First off, my heart’s breaking for all the businesses. I look back at the strange timing: I could’ve never predicted that I’d be making a story about a story that’s unfolding currently, and that we’re in the time of a pandemic and the documentary is entirely basically based in the time of a pandemic for the gay community. It’s almost like we’re living in that active moment where everyone is deciding the thing that you see my mom trying to decide when she’s talking about whether or not she can close the business. People are wrestling with that. All businesses.

Did you ever wonder why the store catered to gay men and not queer women?

I guess that’s sort of interesting. Certainly there were lesbian clerks and women customers, and there were trans people. They had trans clerks and trans customers, and in fact they had Buck Angel work there – the very first trans guy to basically do porn at all. So there was a variety. But probably the vast majority were gay men. I think it’s because that exact neighborhood was called Boystown (laughs) and it was located in a gay boys’ neighborhood. I’m not an expert so you can’t quote me on this, but it’s pretty well known that men are the predominant consumers of pornography, especially in a store where you have to walk in and physically appear. Also, it was a meeting ground. I think it just naturally became a hotspot for gay culture.

What did you find out from Ryan Murphy about shopping at the store?

Ryan basically said that store was so important to all gay men in LA. I think he was just no different. In fact, Ryan happens to be a very famous, powerful gay man — and I won’t name names — but think of any gay man who was alive at that time in Hollywood and they no doubt went into that store.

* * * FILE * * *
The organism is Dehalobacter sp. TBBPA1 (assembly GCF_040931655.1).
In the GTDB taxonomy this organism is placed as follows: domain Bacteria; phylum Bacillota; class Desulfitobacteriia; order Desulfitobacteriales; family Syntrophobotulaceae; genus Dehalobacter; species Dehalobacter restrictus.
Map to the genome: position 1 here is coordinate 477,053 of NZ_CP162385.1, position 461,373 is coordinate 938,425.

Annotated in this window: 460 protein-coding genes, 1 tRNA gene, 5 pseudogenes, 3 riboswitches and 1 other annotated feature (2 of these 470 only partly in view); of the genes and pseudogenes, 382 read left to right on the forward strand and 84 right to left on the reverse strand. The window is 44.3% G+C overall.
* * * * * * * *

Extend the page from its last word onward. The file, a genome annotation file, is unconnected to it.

Did you try to interview any of these other men?

Yeah, I’ve reached out to a few – again, I won’t say the names – and I’ve noticed things have leaked out here and there and I’m like, “Wow, I don’t know who said that. The gossip mill. I will just say think of a (famous) gay man over 50 and they were in Circus of Books.”

So the gossip is true?

Absolutely. And celebrities who aren’t even straight or gay or male. Rose McGowan posted that she loved the store’s selection of Italian Vogue, and Kathy Griffin posted about how she did her Christmas shopping at the store. So the celebrities who’ve come out, that’s awesome and fun and cool. It does speak volumes that people can’t just jump out and wave the flag of, “Yeah, I went to that store; it’s a porn store.” Because porn still has a stigma. I think that’s what we’re looking at right here, and I really hope to be part of the change that destigmatizes it.